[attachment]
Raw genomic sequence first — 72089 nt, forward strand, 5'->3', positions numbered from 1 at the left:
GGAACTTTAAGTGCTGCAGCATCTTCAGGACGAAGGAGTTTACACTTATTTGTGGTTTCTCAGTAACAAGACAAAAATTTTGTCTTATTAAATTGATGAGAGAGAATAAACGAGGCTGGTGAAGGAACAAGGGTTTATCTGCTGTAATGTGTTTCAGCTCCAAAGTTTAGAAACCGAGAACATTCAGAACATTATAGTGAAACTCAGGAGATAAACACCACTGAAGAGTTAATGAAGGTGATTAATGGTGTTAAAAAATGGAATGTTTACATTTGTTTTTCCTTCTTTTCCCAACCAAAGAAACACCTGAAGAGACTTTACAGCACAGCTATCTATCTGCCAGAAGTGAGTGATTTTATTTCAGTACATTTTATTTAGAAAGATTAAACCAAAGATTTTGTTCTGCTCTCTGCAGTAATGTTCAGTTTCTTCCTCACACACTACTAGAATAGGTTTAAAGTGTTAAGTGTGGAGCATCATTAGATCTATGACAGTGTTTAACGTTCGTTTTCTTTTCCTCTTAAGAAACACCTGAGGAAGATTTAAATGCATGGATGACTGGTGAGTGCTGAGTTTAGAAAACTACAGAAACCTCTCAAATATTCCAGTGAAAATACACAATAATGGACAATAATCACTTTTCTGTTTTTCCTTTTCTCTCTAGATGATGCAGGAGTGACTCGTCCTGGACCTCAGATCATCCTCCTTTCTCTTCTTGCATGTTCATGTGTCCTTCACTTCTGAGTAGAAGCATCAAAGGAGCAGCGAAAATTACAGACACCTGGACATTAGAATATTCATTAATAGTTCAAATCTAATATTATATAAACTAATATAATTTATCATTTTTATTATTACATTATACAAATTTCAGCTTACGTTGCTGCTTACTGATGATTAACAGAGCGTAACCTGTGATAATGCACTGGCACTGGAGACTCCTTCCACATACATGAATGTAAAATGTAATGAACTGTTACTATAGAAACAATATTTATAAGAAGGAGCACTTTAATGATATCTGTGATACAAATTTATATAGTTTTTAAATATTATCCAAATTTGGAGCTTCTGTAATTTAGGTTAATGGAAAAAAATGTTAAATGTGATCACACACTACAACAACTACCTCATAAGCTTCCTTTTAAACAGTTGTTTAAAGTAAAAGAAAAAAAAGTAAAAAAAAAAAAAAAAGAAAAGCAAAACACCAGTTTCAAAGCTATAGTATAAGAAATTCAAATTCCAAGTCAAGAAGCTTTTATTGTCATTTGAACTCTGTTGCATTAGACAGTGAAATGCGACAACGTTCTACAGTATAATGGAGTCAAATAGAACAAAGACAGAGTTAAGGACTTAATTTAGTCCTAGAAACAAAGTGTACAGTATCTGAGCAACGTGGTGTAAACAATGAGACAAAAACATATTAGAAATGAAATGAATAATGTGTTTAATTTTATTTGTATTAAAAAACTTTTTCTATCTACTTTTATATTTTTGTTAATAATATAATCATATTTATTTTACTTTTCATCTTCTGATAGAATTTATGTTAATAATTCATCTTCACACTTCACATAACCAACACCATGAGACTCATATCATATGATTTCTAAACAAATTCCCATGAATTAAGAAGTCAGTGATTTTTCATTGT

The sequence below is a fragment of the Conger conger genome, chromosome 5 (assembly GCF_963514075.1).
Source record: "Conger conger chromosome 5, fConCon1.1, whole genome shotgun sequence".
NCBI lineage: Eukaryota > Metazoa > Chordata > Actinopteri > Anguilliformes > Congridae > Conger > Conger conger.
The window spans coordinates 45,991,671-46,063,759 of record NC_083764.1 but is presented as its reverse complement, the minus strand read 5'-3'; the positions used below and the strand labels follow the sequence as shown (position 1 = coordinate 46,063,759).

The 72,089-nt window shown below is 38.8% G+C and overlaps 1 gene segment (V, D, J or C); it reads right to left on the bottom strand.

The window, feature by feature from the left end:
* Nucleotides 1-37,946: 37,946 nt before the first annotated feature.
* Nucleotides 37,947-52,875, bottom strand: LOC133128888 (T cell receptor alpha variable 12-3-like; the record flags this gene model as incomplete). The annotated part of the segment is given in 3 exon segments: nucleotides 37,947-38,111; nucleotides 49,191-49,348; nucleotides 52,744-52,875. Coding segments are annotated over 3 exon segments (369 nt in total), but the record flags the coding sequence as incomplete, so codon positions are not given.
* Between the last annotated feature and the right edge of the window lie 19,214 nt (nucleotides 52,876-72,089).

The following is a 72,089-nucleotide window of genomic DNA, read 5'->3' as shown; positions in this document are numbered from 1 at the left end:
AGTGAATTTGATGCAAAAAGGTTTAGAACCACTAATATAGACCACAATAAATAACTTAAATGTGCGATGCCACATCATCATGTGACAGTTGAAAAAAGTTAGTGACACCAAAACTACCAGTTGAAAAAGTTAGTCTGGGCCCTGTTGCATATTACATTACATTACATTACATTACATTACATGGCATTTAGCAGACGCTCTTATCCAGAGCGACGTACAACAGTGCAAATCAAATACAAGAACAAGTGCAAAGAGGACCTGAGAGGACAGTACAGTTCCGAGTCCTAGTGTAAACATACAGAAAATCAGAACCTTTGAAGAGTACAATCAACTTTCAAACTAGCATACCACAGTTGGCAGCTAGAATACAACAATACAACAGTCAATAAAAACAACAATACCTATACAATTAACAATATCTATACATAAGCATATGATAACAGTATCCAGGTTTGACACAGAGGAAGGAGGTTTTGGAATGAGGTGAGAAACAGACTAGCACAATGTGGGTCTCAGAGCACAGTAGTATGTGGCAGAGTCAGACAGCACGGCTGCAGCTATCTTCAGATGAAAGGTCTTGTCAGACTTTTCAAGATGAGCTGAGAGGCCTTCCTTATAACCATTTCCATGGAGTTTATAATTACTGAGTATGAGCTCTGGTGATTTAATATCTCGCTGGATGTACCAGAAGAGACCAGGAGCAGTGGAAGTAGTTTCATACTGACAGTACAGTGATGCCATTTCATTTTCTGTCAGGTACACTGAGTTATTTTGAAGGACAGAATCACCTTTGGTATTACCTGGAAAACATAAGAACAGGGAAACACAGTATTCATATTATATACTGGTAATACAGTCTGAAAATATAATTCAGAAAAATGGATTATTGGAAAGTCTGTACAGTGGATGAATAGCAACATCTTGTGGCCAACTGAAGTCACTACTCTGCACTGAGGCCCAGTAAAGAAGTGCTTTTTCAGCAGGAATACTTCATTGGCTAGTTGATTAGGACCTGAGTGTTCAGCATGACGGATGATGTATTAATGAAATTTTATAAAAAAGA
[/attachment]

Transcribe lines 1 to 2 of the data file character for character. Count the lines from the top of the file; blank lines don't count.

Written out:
Raw genomic sequence first — 72089 nt, forward strand, 5'->3', positions numbered from 1 at the left:
GGAACTTTAAGTGCTGCAGCATCTTCAGGACGAAGGAGTTTACACTTATTTGTGGTTTCTCAGTAACAAGACAAAAATTTTGTCTTATTAAATTGATGAGAGAGAATAAACGAGGCTGGTGAAGGAACAAGGGTTTATCTGCTGTAATGTGTTTCAGCTCCAAAGTTTAGAAACCGAGAACATTCAGAACATTATAGTGAAACTCAGGAGATAAACACCACTGAAGAGTTAATGAAGGTGATTAATGGTGTTAAAAAATGGAATGTTTACATTTGTTTTTCCTTCTTTTCCCAACCAAAGAAACACCTGAAGAGACTTTACAGCACAGCTATCTATCTGCCAGAAGTGAGTGATTTTATTTCAGTACATTTTATTTAGAAAGATTAAACCAAAGATTTTGTTCTGCTCTCTGCAGTAATGTTCAGTTTCTTCCTCACACACTACTAGAATAGGTTTAAAGTGTTAAGTGTGGAGCATCATTAGATCTATGACAGTGTTTAACGTTCGTTTTCTTTTCCTCTTAAGAAACACCTGAGGAAGATTTAAATGCATGGATGACTGGTGAGTGCTGAGTTTAGAAAACTACAGAAACCTCTCAAATATTCCAGTGAAAATACACAATAATGGACAATAATCACTTTTCTGTTTTTCCTTTTCTCTCTAGATGATGCAGGAGTGACTCGTCCTGGACCTCAGATCATCCTCCTTTCTCTTCTTGCATGTTCATGTGTCCTTCACTTCTGAGTAGAAGCATCAAAGGAGCAGCGAAAATTACAGACACCTGGACATTAGAATATTCATTAATAGTTCAAATCTAATATTATATAAACTAATATAATTTATCATTTTTATTATTACATTATACAAATTTCAGCTTACGTTGCTGCTTACTGATGATTAACAGAGCGTAACCTGTGATAATGCACTGGCACTGGAGACTCCTTCCACATACATGAATGTAAAATGTAATGAACTGTTACTATAGAAACAATATTTATAAGAAGGAGCACTTTAATGATATCTGTGATACAAATTTATATAGTTTTTAAATATTATCCAAATTTGGAGCTTCTGTAATTTAGGTTAATGGAAAAAAATGTTAAATGTGATCACACACTACAACAACTACCTCATAAGCTTCCTTTTAAACAGTTGTTTAAAGTAAAAGAAAAAAAAGTAAAAAAAAAAAAAAAAGAAAAGCAAAACACCAGTTTCAAAGCTATAGTATAAGAAATTCAAATTCCAAGTCAAGAAGCTTTTATTGTCATTTGAACTCTGTTGCATTAGACAGTGAAATGCGACAACGTTCTACAGTATAATGGAGTCAAATAGAACAAAGACAGAGTTAAGGACTTAATTTAGTCCTAGAAACAAAGTGTACAGTATCTGAGCAACGTGGTGTAAACAATGAGACAAAAACATATTAGAAATGAAATGAATAATGTGTTTAATTTTATTTGTATTAAAAAACTTTTTCTATCTACTTTTATATTTTTGTTAATAATATAATCATATTTATTTTACTTTTCATCTTCTGATAGAATTTATGTTAATAATTCATCTTCACACTTCACATAACCAACACCATGAGACTCATATCATATGATTTCTAAACAAATTCCCATGAATTAAGAAGTCAGTGATTTTTCATTGT